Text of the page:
This morning, Cindy Hansen's mother, sister , niece and nephew are here participating in a giant Christmas cookie bake off. The house is redolent with the aroma of cookies and lefsa (a traditional Scandinavian treat). Holiday music is playing and the sun has pushed the thermometer over 60 degrees. - Bill

11/11/99 - The Forest Service released their study of increased fire danger in the BWCA Wilderness due to the July 4th windstorm. Using computer models designed to simulate fire behavior in areas of logging slash (the closest they can come to simulating the blow down), they are predicting a 90 - 95% possibility of large fires for the upcoming season.

On the good news side, most of the Sawbill area was unaffected by the worst of the blowdown. Fire danger in the standing forest will only become a factor in extreme drought. The only area that our customers commonly use that are included in the blowdown areas is the Little Saganaga area. In the Brule area, large lakes and two previous fires have provided us with enough fuel reduction to decrease the likelihood of a large, fast moving fire.

The major change for most users will be some added education about what to do if you encounter a large fire. The Forest Service experts said that most lakes will provide adequate shelter from even a large fire. Their only caveat was that during windy conditions, heavy smoke could make it a "miserable" experience.

The Forest Service will be creating a web site to contain all the data and models that they are using. We will pass along the URL for that site as soon as it is available.

Our philosophy is that fire is, and always has been, a normal and inevitable part of the forest ecology. As visitors, we need to acknowledge the fact, and plan accordingly. Some simple steps to protect ourselves and our possessions is the appropriate response. Beyond that, we need to respect the powerful forces of nature, and learn from them.

11/10/99 - Warm, golden sunshine has poured over the wilderness these last two days. Sixty degree temperatures, light southerly winds, and high humidity all contributed to the illusion that it was July instead of the middle of November. We quickly capitalized on the situation. After two days of chainsaw work on the ski trail, OB went for a half day paddle with some friends while I went for a run in shorts and a t-shirt. Several species of small flying insects have been fooled into hatching. I spotted a Great Gray Owl on the Sawbill Trail yesterday afternoon.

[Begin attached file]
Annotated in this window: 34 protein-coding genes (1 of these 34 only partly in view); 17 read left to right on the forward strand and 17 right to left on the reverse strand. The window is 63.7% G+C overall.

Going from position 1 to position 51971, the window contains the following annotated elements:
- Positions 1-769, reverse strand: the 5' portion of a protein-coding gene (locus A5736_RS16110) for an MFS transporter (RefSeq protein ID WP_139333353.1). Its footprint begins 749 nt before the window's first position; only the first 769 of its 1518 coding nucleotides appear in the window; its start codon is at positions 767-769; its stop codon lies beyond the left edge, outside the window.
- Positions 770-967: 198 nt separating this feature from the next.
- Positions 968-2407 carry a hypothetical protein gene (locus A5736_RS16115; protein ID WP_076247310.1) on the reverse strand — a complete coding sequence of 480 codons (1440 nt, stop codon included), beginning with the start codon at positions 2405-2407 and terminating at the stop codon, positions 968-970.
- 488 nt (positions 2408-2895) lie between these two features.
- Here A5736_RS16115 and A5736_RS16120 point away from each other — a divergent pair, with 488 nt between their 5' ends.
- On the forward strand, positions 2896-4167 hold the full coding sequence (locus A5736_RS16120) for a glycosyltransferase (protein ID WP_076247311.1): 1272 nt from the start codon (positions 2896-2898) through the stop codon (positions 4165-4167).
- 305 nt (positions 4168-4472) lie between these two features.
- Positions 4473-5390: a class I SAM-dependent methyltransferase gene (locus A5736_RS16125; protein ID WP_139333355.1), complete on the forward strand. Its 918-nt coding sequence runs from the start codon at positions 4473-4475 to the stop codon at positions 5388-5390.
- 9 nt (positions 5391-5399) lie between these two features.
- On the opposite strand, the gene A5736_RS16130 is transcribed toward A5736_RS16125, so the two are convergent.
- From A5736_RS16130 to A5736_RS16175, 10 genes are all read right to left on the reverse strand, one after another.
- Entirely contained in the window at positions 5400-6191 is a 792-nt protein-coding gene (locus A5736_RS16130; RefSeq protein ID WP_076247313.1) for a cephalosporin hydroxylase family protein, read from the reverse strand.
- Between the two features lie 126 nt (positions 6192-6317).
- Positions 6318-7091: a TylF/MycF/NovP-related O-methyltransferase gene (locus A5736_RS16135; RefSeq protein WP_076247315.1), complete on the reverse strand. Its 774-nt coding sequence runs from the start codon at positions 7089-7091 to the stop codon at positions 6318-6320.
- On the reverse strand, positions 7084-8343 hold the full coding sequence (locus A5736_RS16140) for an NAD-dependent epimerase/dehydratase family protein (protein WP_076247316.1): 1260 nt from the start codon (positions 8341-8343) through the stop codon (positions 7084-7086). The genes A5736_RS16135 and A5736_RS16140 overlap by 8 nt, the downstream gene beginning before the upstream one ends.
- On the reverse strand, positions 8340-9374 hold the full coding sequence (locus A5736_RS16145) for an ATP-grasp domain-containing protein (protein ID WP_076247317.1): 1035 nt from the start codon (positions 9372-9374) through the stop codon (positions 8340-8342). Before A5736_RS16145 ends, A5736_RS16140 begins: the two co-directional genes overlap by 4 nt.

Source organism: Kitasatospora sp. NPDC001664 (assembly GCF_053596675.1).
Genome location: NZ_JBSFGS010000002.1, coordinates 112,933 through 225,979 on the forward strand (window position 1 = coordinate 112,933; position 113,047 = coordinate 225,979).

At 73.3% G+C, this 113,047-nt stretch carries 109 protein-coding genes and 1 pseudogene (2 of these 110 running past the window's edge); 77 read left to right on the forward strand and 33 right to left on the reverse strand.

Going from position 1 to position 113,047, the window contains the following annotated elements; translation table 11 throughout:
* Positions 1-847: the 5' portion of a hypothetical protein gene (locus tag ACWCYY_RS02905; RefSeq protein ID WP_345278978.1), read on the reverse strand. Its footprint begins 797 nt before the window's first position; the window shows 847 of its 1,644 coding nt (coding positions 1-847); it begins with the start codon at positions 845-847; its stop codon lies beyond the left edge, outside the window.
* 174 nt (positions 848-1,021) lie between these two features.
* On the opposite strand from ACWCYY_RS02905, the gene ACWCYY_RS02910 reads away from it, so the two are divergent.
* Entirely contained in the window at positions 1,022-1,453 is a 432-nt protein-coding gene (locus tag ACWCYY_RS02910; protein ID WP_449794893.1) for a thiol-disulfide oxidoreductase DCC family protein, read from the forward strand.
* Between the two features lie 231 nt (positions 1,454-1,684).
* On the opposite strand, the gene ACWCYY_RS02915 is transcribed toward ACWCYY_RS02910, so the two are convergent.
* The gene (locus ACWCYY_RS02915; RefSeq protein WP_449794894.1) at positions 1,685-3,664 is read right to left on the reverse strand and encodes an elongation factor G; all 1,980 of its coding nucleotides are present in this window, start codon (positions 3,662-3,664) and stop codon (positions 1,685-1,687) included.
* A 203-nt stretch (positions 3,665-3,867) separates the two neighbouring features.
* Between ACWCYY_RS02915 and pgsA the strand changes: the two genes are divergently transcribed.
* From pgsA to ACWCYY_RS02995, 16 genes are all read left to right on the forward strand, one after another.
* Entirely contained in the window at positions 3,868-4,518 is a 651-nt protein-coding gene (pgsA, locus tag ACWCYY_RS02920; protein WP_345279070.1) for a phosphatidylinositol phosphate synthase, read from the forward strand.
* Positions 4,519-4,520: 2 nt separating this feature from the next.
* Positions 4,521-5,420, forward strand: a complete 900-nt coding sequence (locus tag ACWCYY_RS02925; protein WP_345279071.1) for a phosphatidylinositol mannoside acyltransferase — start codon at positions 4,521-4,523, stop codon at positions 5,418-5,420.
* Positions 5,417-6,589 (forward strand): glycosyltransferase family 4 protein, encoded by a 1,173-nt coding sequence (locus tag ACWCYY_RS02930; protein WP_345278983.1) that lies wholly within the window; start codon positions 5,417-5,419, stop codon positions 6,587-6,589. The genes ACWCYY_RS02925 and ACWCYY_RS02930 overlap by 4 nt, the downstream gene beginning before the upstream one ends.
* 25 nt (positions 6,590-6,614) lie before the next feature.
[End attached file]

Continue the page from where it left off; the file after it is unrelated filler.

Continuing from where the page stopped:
Speaking of animal sightings, we had our first Pine Marten on the back deck Sunday afternoon. We were glad to see it, with only a small pang of fear in the back of our minds. - Bill

11/7/99 - I just returned from a two day journey to the heart of Iowa. Ruthie and I went to Grinnell College for a prospect's tour. As is often the case, almost everyone we met had either been to Sawbill or knew somebody who has been here. The admission office secretary said her husband and sons had gone out of Sawbill for the last two years. Iowa is an interesting place (if you like farms, which I do), but it is always good to return to the northland. - Bill

11/3/99 - OB returns to Sawbill today after his big trip to Ireland. We are looking forward to his stories and having his cheery face back on the ranch. The slight covering of snow that fell two nights ago is still with us. The ponds are frozen again this morning, but it may be a little while until the lake freezes for the season. - Bill

11/1/99 - Ellen Lock, former Sawbill crew member, now works for Wilderness Inquiry, a non-profit group that provides wilderness opportunities for disabled people. Ellen is the featured staff member on WI's website this month.
Current Sawbill Newsletter | « October 1999 | December 1999 »